Chiarelli pushes to make Lansdowne plan work
Councillor seeks colleagues’ support for exclusive talks with developers
College Ward Councillor Rick Chiarelli has crafted a motion that would have the city immediately enter into negotiations with one group of businessmen to redevelop Lansdowne Park.
The motion was drafted Saturday with city staff and Mayor Larry O’Brien, just one day after Minto Group chief executive officer Roger Greenberg, one of the four businessmen who make up the Lansdowne Live group, told the Citizen editorial board he wants a “decision in principle” to support his group’s proposal at Wednesday’s council meeting.
The Minto CEO said he is not prepared to have the city sit on the plan much longer, and needs to know where council stands on the unsolicited proposal, which was made last fall.
Chiarelli stressed that if the motion is carried Monday, it does not mean the Lansdowne Live proposal will be accepted outright; rather, the two sides would immediately dive into a 60-day negotiating period, followed by 21 days of public consultation.
If they do carve out a deal, council will vote on it, followed by another round of consultation.
“It (the motion) is to enter into sole negotiations with Lansdowne Live to see if we can change the business model to something that is mutually agreeable,” said Chiarelli.
He said he told Greenberg about the motion.
“This isn’t exactly what he wants, but I think he is happy with it,” said Chiarelli.
“And certainly happier than with anything else that was coming out of City Hall.”
Given that the land at Lansdowne alone is worth between $75 million and $100 million, Chiarelli said one of the key issues to be addressed is the idea of giving an expensive public asset to someone else to develop without any financial incentive.
“We want to change it (the proposal) so, first of all, there is an income stream to the city, because this is a valuable public asset.”
Chiarelli says this could come in the form of a percentage of rents, a commission on sales, or a ticket surcharge.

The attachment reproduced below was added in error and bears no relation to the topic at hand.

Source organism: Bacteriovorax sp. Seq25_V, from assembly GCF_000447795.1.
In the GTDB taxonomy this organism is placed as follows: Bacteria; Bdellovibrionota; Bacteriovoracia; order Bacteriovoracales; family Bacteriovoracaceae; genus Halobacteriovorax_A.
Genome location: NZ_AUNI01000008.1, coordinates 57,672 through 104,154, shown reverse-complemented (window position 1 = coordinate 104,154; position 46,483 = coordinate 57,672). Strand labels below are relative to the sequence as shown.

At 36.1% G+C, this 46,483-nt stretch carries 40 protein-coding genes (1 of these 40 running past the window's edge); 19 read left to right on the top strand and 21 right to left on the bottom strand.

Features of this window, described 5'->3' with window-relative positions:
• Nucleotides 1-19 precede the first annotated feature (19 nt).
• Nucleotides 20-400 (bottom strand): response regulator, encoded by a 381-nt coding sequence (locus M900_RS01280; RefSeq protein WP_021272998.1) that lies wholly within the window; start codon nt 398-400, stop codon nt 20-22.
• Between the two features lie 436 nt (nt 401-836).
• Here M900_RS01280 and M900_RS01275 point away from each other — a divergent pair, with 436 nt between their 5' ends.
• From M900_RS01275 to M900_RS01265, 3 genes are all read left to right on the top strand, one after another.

“It could be contributions from other levels of government toward the whole thing, it could be any number of things, but that would all be subject to negotiation,” he said.
If the motion is accepted, Chiarelli said the city would also be negotiating a lease longer than the 50-year lease the group proposed — with the city having the option to sell Lansdowne to them or keep it at the end.
River Ward Councillor Maria McRae said she will support the motion because she says the city has a responsibility first and foremost to protect what it already owns.
She stressed that the issue at large is not about whether to choose the Lansdowne Live bid over another bid by Ottawa Senators owner Eugene Melnyk to put a stadi- um in Kanata near Scotiabank Place, the home of his NHL club.
She says the city has an obligation to taxpayers to “get that park up to standard.
“It is despicable that we have allowed Frank Clair Stadium to get to a point where we are sinking millions of dollars into it like a black hole and it’s not usable,” said McRae.
“And it’s got nothing to do with whether it’s used for football or soccer or concerts. It has everything to do with the fact that we own an open-air stadium and we have allowed it to rot.”
She said she met with the Lansdowne Live group Thursday, and they presented her with more data that show they can make a rejuvenation of Lansdowne “tax-neutral to the city,” given the city is already pouring millions of dollars into Lansdowne just to keep it in “an unusable form” since the demolition of the south-side seats last July.
She said the group raised the possibly of “satellite parking” options, which will help ease congestion during the 10 home games per season of a potential expansion Canadian Football League franchise.
Orléans Councillor Bob Monette said he will second Chiarelli’s motion on Monday. He also said the city cannot afford to do nothing — leaving taxpayers on the hook for millions for the upkeep of an unused facility — and said he thinks the motion “goes in the right direction.”
“It (the motion) seems to find a middle ground with how we can move ahead with this ... make Lansdowne work and also make it cost effective.”